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witnessed fighting car bombings and heavy arterial bombardments. >> most children here don't feel at home in this harsh camp environment. so the goal of these activities is to make them feel included and give them a say in improving the quality of life here. many syrian children have a strong connection to their homes and towns even at such a young age. >> we see more syrians arriving here every day and the camp population growing i feel there's no way we will return to syria. >> education is available for all ages in the camp but roughly 80% of children in al zaatre are not in school. many consider the camp unsafe so they limit their children's movement especially the girls to protect them from harassment. this has affected the education
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of young women in el zaatri camp. children and teenagers have been charged with new responsibility, including tremendous pressure to care for their families. here most male teenagers have to earn a living and contribute to household income. but there aren't enough jobs for everyone in the camp. that's why depression and hopelessness are becoming widespread among young male refugees with some becoming becoming increasingly aggressive in their behavior. so providing educational training for youth to make their time more useful and skills that they can take back to syria. malik is 18, from the syrian province of dalaha. he says this welding class makes his life here more meaningful. and this is a class for teaching young female refugees how to
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apply makeup. a desired service when there's a wedding at the camp. most of the training courses teach skills that are useful even in camp life. >> we want these kids to go back to syria with some hope for the future because they are going orebuild at the end of the day the country and we want them to engage in activities that will be constructive within their communities back loam. >> there's fear that the war will scar the younger jawtion even if they could return to syria soon they say their dreams and aspirations are crushed because their homes are gone. >> that report comes to us from al jazeera's nasreen el se serna. 50 years after the march on washington. a look back and a look ahead at can you say stocktopussy?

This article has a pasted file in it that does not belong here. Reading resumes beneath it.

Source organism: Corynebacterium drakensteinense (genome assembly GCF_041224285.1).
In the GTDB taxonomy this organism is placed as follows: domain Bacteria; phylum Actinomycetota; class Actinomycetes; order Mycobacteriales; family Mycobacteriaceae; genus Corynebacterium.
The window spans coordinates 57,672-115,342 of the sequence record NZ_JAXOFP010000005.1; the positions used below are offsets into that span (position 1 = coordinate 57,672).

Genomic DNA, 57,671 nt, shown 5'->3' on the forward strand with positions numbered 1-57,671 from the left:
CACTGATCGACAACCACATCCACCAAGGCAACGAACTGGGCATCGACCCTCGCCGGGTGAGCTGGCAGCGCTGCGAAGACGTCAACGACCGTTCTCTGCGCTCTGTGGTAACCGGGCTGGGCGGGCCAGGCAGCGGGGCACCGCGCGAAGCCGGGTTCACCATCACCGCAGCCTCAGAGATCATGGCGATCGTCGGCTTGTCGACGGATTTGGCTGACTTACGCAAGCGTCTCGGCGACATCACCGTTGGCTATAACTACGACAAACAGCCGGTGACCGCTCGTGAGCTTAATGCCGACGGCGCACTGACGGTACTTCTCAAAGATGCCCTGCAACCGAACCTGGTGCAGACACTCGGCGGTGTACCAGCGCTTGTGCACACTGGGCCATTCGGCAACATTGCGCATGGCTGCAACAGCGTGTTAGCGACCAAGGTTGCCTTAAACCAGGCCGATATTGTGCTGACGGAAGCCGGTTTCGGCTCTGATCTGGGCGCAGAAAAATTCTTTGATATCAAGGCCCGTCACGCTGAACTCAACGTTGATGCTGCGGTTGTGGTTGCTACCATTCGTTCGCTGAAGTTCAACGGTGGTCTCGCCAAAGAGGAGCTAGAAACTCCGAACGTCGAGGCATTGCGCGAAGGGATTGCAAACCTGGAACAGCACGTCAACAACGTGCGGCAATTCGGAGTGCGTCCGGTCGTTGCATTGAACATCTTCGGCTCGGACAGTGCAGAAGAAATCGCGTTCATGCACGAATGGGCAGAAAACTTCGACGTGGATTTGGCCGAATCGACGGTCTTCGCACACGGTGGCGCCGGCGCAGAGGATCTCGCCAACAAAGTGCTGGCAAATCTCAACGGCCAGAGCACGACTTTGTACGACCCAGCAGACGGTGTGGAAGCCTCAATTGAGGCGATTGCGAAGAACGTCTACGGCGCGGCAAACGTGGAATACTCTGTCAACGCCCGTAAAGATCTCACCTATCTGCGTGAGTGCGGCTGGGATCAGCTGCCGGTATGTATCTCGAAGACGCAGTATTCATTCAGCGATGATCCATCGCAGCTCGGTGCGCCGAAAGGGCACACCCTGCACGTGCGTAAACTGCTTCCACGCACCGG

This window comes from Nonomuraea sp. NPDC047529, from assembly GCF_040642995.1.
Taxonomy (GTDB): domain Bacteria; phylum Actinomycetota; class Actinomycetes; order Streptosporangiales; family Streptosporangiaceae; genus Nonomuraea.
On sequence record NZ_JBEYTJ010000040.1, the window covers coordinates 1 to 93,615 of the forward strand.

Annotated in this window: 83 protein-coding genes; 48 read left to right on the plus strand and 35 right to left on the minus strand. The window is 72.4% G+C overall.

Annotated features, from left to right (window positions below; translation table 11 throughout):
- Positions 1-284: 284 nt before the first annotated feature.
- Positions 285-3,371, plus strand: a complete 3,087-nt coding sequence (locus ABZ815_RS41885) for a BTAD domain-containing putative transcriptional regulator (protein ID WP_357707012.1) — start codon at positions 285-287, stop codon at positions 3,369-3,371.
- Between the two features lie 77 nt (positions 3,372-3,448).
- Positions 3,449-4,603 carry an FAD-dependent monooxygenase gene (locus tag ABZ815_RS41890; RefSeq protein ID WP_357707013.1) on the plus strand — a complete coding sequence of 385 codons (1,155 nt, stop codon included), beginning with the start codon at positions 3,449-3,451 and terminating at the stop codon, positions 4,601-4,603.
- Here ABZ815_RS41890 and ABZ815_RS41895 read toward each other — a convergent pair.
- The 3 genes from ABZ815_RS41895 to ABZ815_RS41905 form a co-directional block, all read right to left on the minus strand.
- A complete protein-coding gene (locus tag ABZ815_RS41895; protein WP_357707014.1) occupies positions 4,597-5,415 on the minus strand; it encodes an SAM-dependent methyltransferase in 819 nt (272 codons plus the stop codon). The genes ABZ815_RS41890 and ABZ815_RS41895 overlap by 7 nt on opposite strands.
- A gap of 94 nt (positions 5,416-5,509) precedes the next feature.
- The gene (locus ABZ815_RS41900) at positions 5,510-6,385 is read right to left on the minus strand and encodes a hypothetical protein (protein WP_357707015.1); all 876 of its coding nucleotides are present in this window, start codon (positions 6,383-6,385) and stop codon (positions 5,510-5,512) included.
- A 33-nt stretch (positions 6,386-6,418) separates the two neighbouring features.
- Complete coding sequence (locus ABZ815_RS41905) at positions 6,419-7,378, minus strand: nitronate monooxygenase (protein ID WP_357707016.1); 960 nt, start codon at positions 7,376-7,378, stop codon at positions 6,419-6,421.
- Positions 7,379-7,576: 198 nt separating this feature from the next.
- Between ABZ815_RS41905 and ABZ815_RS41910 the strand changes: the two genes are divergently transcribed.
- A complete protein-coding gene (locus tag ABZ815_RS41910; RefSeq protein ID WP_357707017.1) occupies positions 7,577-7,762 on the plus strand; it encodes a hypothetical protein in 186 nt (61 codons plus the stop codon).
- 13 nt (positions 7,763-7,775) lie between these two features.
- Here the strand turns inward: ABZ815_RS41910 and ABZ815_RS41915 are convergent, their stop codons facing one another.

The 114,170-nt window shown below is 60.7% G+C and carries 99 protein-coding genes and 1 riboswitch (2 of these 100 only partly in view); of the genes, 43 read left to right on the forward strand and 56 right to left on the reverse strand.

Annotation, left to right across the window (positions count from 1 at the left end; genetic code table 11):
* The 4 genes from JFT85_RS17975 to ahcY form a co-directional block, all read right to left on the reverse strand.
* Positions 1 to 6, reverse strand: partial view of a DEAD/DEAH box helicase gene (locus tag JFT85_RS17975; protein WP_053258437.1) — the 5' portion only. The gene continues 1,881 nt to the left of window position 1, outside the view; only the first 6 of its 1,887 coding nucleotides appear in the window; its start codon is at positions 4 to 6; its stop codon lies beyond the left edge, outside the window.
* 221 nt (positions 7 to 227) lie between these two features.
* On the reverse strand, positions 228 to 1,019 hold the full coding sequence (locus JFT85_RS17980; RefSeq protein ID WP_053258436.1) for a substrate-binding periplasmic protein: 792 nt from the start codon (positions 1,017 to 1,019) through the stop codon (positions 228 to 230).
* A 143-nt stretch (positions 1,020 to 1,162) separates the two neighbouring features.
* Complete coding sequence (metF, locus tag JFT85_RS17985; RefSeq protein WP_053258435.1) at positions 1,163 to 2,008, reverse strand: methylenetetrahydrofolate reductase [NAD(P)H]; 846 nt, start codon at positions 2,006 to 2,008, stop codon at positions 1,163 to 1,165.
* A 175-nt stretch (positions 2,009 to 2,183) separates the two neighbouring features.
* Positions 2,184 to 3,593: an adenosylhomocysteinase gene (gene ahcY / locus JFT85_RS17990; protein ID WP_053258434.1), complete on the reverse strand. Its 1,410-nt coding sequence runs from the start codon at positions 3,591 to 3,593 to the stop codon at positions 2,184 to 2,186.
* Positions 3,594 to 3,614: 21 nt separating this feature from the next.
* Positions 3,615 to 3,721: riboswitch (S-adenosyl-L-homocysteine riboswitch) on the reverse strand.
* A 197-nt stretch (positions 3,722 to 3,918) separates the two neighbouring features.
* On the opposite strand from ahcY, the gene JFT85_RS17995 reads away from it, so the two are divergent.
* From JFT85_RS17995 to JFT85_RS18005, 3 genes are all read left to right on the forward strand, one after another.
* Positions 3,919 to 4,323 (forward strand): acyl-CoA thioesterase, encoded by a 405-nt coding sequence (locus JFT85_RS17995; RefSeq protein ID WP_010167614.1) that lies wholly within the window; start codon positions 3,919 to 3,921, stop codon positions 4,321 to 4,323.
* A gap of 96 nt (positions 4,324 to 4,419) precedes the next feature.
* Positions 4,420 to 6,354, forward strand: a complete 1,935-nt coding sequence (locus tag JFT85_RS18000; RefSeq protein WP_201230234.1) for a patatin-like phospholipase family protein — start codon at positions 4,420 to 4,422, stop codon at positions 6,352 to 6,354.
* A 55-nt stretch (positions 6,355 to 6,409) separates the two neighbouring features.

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what happens when social media uncovers unheard, fascinating
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>> the long and often contentious path of america's civil rights will circle back to the nation's capitol this weekend. as the 50th anniversary of martin luther king's i have a dream speech is commemorated by the place it all began. >> no, no we are not satisfied and we will not be satisfied until justice rolls down like waters and righteousness like a mighty stream. >> civil rights legend and today a veteran congressman john lewis was among the leaders on hand for the unveiling of a new commemorative stamp. people have been boarding buses
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to washington from places like new orleans and atlanta. their issues are among the same ones 50 years ago, barriers to education, economic inequality. >> i actually think we were making some strides until trayvon martin's trial. how many of you had an opportunity to see that ? >> the 50th anniversary of the march on washington, it will be a big part of our coverage over the next few days here on america tonight. we'll take a look back at those amazing days and the dramatic events that led up is to the march and we'll get some insider stories on how, dr. king 's, story, delivering birmingham to the world.
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>> without birmingham 1963, the letter from the birmingham jail, it is unlikely that there would have been a march on washington. the letter was a national call to the conscience of america. using the real life, real time reality of birmingham as its template. >> clarence jones will join us next week. he'll tell us how he smuggled out this letter answer his part in the speech. that's it for us. join us at al good night have a great weekend.
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haiti, october 2010, at a hospital in a small, rural town north of the capital. these were the first victims of a horrific, unknown disease in a country still reeling from a devastating earthquake. patients were dying in the space of a few hours. children were especially vulnerable. al jazeera was the first news channel on the scene. in the following days and weeks we tracked the epidemic as it ripped across the country. leaving dozens, then hundreds, and soon thousands of haitians dead in its wake. i'd reported from war zones for years - and from haiti since a